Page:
|Above: Firefighters tackle the Lobster Creek Fire 12 miles |
northeast of Gold Beach in Curry County.
GOLD BEACH, Ore. - Firefighters gained considerable ground overnight on the Lobster Creek Fire 12 miles northeast of Gold Beach. The wind-driven fire started Sunday afternoon on private industrial timberlands and quickly grew to an estimated 450 acres by Monday morning. Since that time, fire crews have nearly completed hand and bulldozer lines around the fire’s perimeter. Current containment stands at 10 percent.
Oregon Department of Forestry’s Incident Management Team (IMT), led by Incident Commander Link Smith, arrived Monday afternoon to relieve Coos Forest Protective Association crews and allow them to return to initial attack responsibilities on the district.
The IMT, comprised of 33 fire managers and support personnel, quickly assessed the needs and began ordering additional resources. About 450 firefighters will be working round the clock, split between a day and night shift. Ground forces are being supported with 6 helicopters, 3 retardant-dropping Single Engine Airtankers (SEATs), 3 bulldozers, 5 engines and 5 water tenders.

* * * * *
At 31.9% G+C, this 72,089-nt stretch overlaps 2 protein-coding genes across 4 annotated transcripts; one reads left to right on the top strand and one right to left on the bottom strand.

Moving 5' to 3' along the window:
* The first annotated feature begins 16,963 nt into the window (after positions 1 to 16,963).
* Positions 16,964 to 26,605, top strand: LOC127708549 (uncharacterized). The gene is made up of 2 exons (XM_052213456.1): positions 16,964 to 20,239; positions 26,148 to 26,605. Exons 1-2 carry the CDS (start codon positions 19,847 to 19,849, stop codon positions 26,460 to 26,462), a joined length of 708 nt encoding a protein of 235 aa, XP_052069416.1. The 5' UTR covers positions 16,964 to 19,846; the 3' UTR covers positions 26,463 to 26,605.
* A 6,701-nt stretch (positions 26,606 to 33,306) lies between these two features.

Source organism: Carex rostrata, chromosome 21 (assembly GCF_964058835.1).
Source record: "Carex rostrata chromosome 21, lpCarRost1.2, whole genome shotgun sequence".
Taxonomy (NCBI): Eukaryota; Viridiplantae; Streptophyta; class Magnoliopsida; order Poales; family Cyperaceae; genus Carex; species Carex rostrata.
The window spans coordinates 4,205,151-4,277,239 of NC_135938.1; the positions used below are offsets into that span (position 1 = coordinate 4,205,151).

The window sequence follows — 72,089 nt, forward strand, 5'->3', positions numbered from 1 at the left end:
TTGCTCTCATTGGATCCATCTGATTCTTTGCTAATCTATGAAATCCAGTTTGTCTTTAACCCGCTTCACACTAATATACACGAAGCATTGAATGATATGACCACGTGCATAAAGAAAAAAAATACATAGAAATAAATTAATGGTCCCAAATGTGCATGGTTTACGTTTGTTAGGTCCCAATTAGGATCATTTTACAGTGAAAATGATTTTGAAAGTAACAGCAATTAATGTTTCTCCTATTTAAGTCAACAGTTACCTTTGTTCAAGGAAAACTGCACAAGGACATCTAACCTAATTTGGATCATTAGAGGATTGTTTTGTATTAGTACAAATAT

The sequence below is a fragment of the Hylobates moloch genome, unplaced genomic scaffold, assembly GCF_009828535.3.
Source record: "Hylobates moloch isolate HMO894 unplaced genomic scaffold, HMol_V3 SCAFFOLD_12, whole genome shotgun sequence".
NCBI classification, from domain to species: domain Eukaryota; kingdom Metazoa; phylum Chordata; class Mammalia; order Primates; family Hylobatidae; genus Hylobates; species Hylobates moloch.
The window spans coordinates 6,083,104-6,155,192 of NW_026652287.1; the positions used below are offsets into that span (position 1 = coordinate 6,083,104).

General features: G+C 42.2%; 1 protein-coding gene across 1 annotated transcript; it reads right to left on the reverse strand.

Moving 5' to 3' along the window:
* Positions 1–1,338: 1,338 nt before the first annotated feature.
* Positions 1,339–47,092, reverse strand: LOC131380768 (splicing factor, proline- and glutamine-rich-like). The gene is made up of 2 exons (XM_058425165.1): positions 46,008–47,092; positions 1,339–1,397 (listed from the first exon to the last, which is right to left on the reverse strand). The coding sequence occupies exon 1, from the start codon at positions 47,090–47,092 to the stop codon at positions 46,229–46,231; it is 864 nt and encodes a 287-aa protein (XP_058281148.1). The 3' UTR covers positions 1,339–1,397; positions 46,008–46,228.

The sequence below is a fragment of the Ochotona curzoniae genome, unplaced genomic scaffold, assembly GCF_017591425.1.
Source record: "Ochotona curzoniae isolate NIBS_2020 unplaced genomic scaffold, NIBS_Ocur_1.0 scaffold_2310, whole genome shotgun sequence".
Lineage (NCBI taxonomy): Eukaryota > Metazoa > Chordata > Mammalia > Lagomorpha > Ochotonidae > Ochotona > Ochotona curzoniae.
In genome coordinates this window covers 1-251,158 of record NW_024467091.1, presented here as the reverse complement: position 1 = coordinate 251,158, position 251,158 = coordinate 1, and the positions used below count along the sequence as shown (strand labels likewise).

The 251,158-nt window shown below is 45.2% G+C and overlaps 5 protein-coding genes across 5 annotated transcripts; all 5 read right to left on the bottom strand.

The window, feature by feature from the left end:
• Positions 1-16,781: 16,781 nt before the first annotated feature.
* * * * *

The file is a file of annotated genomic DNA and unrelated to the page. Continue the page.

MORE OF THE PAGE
The Lobster Creek Fire has been determined to be human caused (not lightning), but remains under investigation. The fire is a good reminder that conditions are prime for ignition and fire spread. Fire managers are encouraging everyone to be cautious with fireworks this 4th of July as well as any other spark-emitting activity. Fireworks are currently prohibited in most areas. Other public fire restrictions in place include keeping campfires in approved campgrounds and vehicles on improved roads. The mowing of dried, cured grass, cutting and welding, and the use of power saws are also restricted. Check with your local Oregon Department of Forestry or forest protective association office for fire regulations in your area or where you may be traveling.